Top of photo:  What I'm dealing with in the worst sections.
Bottom of photo:  Weeded but needs a mulch top-up.

Tougher to eradicate is the buckthorn, wild grape and wild honeysuckle seedlings that seem to be popping up all over the place.  The area at the side of the house is particularly bad and needs to be dealt with sooner rather than later:

A variable buffet of weeds and invasives:
Buckthorn, wild grape, Queen Anne's lace, goldenrod, bindweed
and wild honeysuckle (likely tatarian)

The edges that I created last year in the west border are now only faintly perceptible.  I usually find that when I create a new bed/edge, it takes at least a couple of seasons to get the edge to "stick" as I remove excess soil that tends to fill the "valley", deal with uneven spots and remove rocks that don't allow the edger to get all the way down.  I'm now in the process of re-edging to get that nice, crisp separation between the bed and grass.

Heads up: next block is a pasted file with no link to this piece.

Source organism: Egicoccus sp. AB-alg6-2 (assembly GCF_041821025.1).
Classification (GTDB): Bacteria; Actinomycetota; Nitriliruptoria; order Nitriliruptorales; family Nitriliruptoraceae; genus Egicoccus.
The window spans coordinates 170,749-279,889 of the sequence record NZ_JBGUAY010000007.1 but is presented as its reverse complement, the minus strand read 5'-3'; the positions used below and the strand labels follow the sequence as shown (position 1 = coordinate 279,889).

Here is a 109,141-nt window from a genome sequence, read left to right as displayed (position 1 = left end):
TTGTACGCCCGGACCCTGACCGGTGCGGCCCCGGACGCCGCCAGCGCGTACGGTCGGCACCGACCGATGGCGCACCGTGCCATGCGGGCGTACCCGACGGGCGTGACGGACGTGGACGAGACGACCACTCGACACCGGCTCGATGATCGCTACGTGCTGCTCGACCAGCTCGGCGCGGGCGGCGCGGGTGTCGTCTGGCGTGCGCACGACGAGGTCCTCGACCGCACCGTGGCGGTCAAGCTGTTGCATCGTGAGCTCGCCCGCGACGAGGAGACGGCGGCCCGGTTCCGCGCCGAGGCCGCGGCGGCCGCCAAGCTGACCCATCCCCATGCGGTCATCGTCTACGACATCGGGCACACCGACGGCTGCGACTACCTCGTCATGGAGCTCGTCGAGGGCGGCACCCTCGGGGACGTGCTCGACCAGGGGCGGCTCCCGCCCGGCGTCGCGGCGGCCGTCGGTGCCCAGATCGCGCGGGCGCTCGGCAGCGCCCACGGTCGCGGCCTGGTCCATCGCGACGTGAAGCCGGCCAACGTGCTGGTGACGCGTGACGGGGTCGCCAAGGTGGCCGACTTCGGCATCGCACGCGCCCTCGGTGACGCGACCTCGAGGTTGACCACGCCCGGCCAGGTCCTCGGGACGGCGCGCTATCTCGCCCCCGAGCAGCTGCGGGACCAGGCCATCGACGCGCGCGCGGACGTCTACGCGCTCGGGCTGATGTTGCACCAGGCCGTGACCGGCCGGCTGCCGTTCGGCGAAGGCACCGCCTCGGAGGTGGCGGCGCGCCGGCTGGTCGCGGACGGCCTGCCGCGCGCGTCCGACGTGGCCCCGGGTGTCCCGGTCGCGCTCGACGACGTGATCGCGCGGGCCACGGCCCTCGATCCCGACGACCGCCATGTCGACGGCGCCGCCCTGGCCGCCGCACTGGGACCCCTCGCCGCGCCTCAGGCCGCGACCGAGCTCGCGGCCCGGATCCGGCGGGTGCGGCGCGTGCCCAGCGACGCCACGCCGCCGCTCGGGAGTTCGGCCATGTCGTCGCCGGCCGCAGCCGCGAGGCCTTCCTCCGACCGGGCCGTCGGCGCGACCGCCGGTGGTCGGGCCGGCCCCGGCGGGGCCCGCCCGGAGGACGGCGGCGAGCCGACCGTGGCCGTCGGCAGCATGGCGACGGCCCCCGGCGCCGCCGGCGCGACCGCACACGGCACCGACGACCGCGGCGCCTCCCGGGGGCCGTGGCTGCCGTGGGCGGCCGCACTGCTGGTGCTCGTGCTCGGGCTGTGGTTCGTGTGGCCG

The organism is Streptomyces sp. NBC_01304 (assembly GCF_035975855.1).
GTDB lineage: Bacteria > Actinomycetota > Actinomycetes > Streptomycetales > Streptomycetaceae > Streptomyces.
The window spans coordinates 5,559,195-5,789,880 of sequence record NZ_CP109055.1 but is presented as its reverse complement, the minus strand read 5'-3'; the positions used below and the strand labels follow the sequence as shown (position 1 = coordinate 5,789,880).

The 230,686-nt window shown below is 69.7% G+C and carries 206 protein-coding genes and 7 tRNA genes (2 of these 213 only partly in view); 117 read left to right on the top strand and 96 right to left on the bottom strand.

The 'Before' shot

The veg garden is humming along - everything has been planted, albeit much more slowly than I anticipated.  Well, everything except the beans - I still have 2 beds to finish up on but then we are golden.  The weather has cooled down significantly over the past week - great news for the gardener as my hours in the garden have been much more comfortable but some of the transplants are sulking, especially the tomatoes & eggplant.

I'm using straw this year under the tomatoes in an effort to prevent or at least delay
the inevitable early/late blight that seems to show up every year.

When I wonder where all my time has been going, all I have to do is look at how awesome the veg area looks this year.  As I've said before, the more I do it, the easier it gets with fewer weeds/grassy bits each and every year.